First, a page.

How much time do you spend watching TV every day? Two hours? Four hours? More? The habit could be hazardous to your health. "Sitting is actually dangerous. You do too much of it, you're not active enough, you'll lose strength, endurance and stamina," warns physical therapist, Nathalie Grondin.
And your heart could suffer too. A recent study found that spending four hours or more in front of the tube can increase your risk for heart disease. "There's absolutely no question," says Dr. Edward Palank, a Lee Memorial Health System cardiologist. "The studies have shown that if you are active: less heart disease, less cancer, and you live longer."
Local physicians are encouraging everyone to take a stand against sitting. Adults and children alike. "As programs and schools take physical activity, physical education and sports away, we have to continue to push for kids to move because there's too much now of what kids want to do that involves sitting: computers, texting, TV, I mean, this is the bane of our generation so we have to get up and get moving and we have to get kids excited about that," says pediatrician Dr. Angela D'Alessandro.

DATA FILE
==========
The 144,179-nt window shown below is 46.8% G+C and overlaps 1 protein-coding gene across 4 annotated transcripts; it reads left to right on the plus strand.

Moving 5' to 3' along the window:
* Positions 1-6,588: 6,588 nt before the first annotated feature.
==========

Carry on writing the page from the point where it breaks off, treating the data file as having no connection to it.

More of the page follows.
If you simply can't miss your favorite show, find ways to incorporate more movement into that activity, such as getting up in between commercial breaks or working out while watching TV. "It all pays off in the end," says cardiothoracic Surgeon, Dr. Paul DiGiorgi. "Even, inevitably, if something might happen: a big surgery, you're going to be in much better shape for that."
And it's not just TV time. Computer users are also at risk. If you must work at your computer, physicians suggest setting an alarm to remind you to get up several times an hour.
If a blockage is found, and an additional procedure is needed, the non-interventional cardiologist would refer the patient to an interventional cardiologist for the angioplasty or whatever procedure is needed.